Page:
• Selectors: Tommy Lyons , Kieran Gallagher
No. Player Position Club
1 Robert Hennelly Goalkeeper Breaffy
2 Tom Cunniffe Right Corner Back Castlebar Mitchels
3 Ger Cafferkey Full Back Ballina Stephenites
4 Keith Higgins Left Corner Back Ballyhaunis
5 Richie Feeney Right Half Back Castlebar Mitchels
6 Donal Vaughan Centre Back Ballinrobe
7 Trevor Mortimer Left Half Back Shrule-Glencorrib
8 Aidan O'Shea Midfield Breaffy
9 Seamus O'Shea Midfield Breaffy
10 Kevin McLoughlin Right Half Forward Knockmore
11 Alan Dillon Centre Forward Ballintubber (Captain)
12 Andy Moran Left Half Forward Ballaghaderreen
13 Enda Varley Right Corner Forward Garrymore
14 Alan Freeman Full Forward Aghamore
15 Cillian O'Connor Left Corner Forward Ballintubber
No. Player Position Club
16 Kenneth O'Malley Substitute Ballinrobe
17 Alan Feeney Substitute Castlebar Mitchels
18 Dermot Geraghty Substitute Shrule-Glencorrib
19 Chris Barrett Substitute Belmullet
20 Lee Keegan Substitute Westport
21 James Kilcullen Substitute Ballaghaderreen
22 Ronan McGarrity Substitute Ballina Stephenites
23 Peadar Gardiner Substitute Crossmolina
24 Aidan Campbell Substitute Swinford
25 Jason Doherty Substitute Burrishoole
26 Mark Ronaldson Substitute Shrule-Glencorrib

[2]

Honours

Hurling

Although not a traditional hurling county, hurling is the dominant sport in certain pockets of the county. There are 6 Senior hurling clubs in Mayo, who compete for the TJ Tyrell Senior Hurling Championship each year. These 6 clubs are Tooreen, Ballyhaunis, Castlebar Mitchel's, Westport, Ballina-James Stephens and Belmullet. Ballyhaunis are the reigning Senior Champions and have 6 senior titles, while Tooreen hold the most titles with 26.

These 6 clubs provide the players to the Mayo Senior hurling panel, who take part in the National Hurling League and in the All-Ireland Christy Ring (Tier 2) Cup. Mayo's best performances in the Christy Ring Cup came in 2008 and 2009, when the Mayo side fell at the semi-final stage to Carlow and Down respectively. The Mayo U-21 hurling team compete in the Connacht U-21B hurling championship each year along with Roscommon, Sligo and Leitrim.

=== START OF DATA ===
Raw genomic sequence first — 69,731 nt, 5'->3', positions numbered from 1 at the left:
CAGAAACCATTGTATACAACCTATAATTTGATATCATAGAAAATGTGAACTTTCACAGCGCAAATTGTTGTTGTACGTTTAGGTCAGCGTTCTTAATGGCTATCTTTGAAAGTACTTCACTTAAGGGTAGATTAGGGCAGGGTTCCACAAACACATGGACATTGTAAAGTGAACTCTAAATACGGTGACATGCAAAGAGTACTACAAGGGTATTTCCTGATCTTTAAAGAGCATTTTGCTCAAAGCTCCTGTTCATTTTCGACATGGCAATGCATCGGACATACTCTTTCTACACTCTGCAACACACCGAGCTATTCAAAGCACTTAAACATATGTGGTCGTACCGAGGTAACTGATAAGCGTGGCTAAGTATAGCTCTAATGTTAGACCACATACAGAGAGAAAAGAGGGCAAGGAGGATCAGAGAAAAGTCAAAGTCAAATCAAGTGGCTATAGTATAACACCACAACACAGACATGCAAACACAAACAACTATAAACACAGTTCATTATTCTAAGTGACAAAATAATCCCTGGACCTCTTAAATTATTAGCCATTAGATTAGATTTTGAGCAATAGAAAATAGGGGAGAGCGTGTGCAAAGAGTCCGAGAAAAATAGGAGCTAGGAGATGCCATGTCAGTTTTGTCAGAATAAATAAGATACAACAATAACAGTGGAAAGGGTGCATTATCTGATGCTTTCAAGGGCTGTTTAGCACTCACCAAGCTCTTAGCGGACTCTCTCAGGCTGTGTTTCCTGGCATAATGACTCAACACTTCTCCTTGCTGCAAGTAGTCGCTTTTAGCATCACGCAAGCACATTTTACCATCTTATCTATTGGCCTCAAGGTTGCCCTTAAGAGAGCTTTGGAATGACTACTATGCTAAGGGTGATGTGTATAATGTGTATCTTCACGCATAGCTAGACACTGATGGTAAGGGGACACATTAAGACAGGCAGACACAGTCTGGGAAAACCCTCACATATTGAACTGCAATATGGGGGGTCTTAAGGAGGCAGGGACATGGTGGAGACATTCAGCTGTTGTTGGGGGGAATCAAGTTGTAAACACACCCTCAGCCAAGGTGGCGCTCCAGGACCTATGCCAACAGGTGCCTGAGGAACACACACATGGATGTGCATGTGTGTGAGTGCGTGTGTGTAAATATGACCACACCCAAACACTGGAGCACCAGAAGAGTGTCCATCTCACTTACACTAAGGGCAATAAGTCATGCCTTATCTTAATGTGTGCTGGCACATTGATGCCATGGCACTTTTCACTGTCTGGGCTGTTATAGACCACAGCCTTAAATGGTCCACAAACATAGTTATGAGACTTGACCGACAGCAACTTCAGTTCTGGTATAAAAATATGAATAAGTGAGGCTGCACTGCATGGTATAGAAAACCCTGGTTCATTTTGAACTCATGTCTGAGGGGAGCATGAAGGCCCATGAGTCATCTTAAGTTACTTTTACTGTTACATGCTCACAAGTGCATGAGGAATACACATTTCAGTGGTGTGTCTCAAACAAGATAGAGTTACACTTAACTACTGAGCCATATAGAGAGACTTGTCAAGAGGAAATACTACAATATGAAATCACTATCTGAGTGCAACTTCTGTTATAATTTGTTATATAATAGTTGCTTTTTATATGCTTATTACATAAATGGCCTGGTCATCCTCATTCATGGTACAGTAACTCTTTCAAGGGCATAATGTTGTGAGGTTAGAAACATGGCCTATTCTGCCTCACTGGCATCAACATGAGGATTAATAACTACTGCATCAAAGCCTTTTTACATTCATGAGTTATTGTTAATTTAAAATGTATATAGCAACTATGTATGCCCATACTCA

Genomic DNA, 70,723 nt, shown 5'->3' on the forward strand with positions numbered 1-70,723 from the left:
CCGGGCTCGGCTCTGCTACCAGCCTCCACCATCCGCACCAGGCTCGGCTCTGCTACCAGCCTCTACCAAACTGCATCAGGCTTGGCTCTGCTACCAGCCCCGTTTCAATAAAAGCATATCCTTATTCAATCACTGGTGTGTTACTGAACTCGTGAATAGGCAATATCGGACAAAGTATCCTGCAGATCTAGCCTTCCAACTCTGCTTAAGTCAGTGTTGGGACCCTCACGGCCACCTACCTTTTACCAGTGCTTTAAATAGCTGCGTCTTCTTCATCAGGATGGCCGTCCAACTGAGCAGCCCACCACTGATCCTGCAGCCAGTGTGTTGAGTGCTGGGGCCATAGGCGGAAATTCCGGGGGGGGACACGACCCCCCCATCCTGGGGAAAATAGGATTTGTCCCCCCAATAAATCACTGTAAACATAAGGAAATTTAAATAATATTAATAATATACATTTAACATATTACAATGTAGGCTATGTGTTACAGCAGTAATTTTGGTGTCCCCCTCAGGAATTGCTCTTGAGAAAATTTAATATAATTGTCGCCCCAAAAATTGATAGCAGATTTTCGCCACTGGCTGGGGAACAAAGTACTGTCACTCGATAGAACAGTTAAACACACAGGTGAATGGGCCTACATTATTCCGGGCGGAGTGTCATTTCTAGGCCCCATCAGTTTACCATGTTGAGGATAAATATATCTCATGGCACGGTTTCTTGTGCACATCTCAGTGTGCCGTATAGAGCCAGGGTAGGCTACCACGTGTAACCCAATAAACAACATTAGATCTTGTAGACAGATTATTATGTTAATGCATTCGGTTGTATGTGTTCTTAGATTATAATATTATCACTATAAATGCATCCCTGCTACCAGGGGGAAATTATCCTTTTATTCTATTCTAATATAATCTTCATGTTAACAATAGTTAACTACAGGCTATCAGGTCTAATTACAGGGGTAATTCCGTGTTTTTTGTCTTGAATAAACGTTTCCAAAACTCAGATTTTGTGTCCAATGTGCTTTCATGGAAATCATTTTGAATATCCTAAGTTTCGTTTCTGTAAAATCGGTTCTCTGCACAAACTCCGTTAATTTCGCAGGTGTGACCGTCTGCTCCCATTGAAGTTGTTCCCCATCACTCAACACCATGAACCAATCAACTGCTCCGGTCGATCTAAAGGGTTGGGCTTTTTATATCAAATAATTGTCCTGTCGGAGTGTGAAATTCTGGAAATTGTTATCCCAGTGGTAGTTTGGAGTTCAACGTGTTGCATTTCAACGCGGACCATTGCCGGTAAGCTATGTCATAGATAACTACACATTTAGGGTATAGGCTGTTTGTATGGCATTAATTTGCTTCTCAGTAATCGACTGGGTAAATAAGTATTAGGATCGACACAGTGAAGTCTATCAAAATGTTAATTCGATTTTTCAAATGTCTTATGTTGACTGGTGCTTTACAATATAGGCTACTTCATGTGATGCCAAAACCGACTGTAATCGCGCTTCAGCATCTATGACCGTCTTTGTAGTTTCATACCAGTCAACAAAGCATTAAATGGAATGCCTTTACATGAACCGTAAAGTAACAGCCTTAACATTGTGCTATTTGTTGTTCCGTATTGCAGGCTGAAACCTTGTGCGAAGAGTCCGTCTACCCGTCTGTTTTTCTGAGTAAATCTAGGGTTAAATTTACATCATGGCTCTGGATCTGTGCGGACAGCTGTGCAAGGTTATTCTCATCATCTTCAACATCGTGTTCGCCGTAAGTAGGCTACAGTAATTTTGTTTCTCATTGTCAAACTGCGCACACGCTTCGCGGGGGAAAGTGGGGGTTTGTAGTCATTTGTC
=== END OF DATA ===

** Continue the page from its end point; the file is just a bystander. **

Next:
Hurling at underage level is also expanding in Mayo, with 10 clubs competing in underage leagues and championships in the county. As well as the 6 adult sides named above, 4 other underage clubs have formed in recent years. These clubs are Ballyvary, Moytura, Caiseal Gaels and Claremorris. These 10 clubs provide the players for the Mayo underage hurling development panels. Mayo have development panels at U14, U15, U16 and Minor age-groups, and compete in the All-Ireland 'B' competitions each year.

Mayo's most famous hurlers are Joe Henry (Tooreen), who won Railway Cup medals with Connacht in the 1980s, and current dual player Keith Higgins (Ballyhaunis) who played for the Mayo football team in the All-Ireland football final in 2006.

Hurling in Mayo is administered by the Mayo GAA Hurling Committee, which is a sub-committee of the Mayo GAA County Board.

Honours

1964

Ladies' Gaelic football

Honours

  • All-Ireland Senior Ladies' Football Championships : 4
    • 1999, 2000, 2002, 2003
  • All-Ireland Senior Ladies' Football Finalists:
    • 2001, 2007
  • All-Ireland Junior Ladies' Football Championships: 1
    • 1987
  • All-Ireland Intermediate Ladies' Football Championships: 1
    • 1993
  • All-Ireland Under-18 Ladies' Football Championships: 1
    • 1987
  • All-Ireland Under-16 Ladies' Football Championships:2
    • 1976,2010
  • All-Ireland Under-14 Ladies' Football Championships:2
    • 1994 , 2010

Camogie

Mayo contested the All-Ireland Senior Camogie Championship final of 1959, captained by Josie Ruane from Menulla. Na Brídeoga won the Coiste Chontae an Chláir Shield at Féile na nGael in 2009, Parke (1983) and Ardagh (1988) had previously won divisional honours.

The county hosted the 2007 Máire Ní Chinnéide Cup[3]

Under Camogie’s National Development Plan 2010-2015, “Our Game, Our Passion,”[4] Donegal, Kerry, Mayo and Monaghan are to get a total of 14 new clubs by 2015.[5]

References

  1. ^ http://www.irishtimes.com/newspaper/sport/2008/0804/1217628486219.html
  2. ^ http://mayogaablog.com/?p=2848
  3. ^ 2007 Máire Ní Chinnéide Cup report in Anfearua.com and Western People
  4. ^ Irish Independent March 29 2010: Final goal for camogie
  5. ^ National Development Plan 2010-2015, Our Game, Our Passion information page on camogie.ie, pdf download (778k) from Camogie.ie download site

1. [1]

Bibliography

  • Clune, M. A. (1954) Mayo's Football Triumphs. Dublin: Pearse Press
  • Reilly, Terry & Neill, Ivan (1985) The Green Above the Red: a compilation of Mayo's All-Ireland triumphs at all levels. Ballina: Western People

External links